Protesters attack Vale’s New Caledonia nickel mine after effluent spill
Dozens of protesters have caused tens of millions of dollars in damage to vehicles, equipment and buildings at a nickel mining site in New Caledonia, as anger boiled over at a chemical spill into a local river.
The US$6 billion Vale plant at Goro in southern New Caledonia was closed this month after 100,000 litres of acid-tainted effluent spilled, killing about 1,000 fish and sparking protests at the mine site.
The Vale plant had been expected to produce about 40,000 tonnes of nickel this year, out of global supply of around two million tonnes. But it has been beset by problems, including spills and protests.
Tensions between the local population and Brazil-based Vale escalated over the weekend, with young protesters frustrated at the latest spill and a lack of response from indigenous Kanak chiefs, according to local media reports. Television footage showed images of burned mining vehicles and equipment.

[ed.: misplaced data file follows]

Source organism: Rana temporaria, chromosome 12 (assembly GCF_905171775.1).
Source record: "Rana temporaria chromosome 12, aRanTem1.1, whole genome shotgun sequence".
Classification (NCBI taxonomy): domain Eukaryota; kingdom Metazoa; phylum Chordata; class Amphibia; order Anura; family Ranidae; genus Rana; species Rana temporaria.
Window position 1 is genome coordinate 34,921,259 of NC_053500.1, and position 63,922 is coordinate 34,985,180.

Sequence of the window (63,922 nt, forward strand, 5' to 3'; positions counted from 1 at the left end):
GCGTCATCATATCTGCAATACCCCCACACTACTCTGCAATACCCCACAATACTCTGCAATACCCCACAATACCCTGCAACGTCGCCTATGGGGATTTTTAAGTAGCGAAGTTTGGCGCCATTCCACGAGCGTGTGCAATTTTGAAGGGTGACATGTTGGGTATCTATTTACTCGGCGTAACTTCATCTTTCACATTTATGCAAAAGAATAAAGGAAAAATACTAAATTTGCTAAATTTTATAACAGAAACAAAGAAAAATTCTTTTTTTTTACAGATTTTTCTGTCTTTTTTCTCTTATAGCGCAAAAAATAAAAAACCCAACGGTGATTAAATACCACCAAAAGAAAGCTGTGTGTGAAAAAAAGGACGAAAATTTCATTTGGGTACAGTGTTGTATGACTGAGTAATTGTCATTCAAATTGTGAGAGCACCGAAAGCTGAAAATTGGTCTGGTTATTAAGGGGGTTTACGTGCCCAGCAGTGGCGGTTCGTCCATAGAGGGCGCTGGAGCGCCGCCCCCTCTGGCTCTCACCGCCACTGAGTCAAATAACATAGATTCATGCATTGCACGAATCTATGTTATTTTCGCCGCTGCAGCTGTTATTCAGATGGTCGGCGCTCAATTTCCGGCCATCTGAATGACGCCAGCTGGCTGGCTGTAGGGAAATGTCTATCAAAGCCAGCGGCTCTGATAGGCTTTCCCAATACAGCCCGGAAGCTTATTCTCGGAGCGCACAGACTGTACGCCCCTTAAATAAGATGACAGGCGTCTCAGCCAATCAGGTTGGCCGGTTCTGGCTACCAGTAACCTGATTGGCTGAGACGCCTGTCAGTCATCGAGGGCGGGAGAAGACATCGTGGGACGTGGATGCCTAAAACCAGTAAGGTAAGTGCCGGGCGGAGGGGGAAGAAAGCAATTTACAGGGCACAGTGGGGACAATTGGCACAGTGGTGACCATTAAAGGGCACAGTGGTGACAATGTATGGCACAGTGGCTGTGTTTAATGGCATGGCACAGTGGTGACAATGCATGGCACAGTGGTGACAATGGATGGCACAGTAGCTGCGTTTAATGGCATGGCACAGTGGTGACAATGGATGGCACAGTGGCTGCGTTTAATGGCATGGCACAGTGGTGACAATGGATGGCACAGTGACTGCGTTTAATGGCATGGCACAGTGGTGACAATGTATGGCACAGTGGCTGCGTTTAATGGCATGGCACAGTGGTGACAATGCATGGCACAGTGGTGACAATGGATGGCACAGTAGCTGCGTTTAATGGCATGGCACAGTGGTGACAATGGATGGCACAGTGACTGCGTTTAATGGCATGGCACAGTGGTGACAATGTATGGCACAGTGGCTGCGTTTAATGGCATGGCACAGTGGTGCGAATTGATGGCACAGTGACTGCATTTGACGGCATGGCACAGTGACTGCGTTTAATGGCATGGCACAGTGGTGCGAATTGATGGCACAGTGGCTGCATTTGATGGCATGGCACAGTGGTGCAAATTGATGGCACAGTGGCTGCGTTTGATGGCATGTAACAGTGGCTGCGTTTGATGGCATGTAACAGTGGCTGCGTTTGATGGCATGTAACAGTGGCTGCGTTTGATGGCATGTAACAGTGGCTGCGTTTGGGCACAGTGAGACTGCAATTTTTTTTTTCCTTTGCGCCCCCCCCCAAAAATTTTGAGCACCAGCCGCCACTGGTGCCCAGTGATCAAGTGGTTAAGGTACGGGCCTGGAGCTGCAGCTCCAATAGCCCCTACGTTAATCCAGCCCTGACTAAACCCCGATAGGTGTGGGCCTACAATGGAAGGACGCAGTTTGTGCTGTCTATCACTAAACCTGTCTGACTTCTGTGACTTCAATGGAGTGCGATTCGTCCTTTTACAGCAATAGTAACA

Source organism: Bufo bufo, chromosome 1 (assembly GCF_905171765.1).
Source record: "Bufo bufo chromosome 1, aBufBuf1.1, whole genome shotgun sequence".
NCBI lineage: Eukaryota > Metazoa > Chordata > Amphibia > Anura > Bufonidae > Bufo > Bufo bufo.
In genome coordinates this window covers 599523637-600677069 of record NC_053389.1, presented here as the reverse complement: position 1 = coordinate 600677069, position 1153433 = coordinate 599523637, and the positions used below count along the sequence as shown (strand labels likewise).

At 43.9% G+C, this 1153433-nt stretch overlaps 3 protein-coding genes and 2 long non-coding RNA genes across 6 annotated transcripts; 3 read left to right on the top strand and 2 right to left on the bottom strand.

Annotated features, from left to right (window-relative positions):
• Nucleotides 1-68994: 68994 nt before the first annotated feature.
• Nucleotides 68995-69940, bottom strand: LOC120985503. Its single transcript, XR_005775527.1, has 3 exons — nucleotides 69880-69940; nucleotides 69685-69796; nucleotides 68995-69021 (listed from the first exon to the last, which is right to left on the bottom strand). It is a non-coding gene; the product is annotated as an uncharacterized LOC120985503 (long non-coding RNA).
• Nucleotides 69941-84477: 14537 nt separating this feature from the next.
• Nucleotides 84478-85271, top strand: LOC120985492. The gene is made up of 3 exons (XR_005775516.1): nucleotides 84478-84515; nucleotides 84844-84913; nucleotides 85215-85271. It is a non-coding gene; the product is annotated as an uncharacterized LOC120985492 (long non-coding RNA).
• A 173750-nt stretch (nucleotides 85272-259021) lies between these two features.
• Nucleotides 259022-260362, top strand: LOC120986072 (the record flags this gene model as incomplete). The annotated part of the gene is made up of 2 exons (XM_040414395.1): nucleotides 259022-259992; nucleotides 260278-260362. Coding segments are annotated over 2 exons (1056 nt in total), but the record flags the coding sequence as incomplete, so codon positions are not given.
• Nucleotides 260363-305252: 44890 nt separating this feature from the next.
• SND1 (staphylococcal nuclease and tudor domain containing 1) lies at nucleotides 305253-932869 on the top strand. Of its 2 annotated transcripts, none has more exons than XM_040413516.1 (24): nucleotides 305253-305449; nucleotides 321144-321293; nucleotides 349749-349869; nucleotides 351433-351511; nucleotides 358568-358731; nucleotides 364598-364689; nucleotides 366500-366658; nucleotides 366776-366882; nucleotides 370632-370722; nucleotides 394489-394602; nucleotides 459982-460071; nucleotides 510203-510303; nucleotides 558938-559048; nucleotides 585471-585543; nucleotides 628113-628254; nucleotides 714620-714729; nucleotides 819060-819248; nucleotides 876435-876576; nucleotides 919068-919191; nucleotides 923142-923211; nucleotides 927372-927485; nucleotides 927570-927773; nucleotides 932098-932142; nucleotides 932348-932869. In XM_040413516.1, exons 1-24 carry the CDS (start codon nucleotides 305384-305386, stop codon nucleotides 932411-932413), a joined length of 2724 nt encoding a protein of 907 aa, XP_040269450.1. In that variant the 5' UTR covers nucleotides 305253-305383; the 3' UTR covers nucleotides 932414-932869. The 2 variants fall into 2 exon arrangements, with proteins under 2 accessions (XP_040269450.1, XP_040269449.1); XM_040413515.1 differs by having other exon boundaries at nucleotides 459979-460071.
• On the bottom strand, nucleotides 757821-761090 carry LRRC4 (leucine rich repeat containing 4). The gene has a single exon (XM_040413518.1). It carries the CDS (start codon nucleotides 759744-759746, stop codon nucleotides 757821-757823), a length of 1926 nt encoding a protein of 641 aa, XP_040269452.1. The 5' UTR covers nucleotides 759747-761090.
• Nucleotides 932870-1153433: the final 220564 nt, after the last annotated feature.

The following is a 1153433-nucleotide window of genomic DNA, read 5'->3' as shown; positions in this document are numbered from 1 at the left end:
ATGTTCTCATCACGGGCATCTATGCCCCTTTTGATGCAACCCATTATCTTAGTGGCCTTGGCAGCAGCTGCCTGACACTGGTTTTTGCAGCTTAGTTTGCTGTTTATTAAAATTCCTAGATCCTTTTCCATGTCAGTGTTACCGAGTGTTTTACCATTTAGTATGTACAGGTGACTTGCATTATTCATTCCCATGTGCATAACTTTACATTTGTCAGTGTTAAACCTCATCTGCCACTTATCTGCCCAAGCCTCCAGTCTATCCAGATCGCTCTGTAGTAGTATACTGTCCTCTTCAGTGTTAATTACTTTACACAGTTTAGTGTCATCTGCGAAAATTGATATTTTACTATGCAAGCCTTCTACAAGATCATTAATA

"We had burned vehicles, one administration building was damaged, but no damage to the plant itself," Vale spokesman Corey McPhee said.
Peter Poppinga, an executive director at Vale, told Les Nouvelles Caledoniennes newspaper that damage to the mining site was estimated at at least US$20 million to US$30 million, including the destruction of perhaps one third of the truck fleet.
"If there is no activity for several months, we will shut the plant, but that's not the case. The closing of the plant is not on the table," Poppinga was quoted as saying.
The French Pacific territory's southern provincial government ordered an immediate halt to operations and started legal proceedings under its environmental code after the spill.
The local government, which had a leadership change last week, has yet to say when Vale can resume production.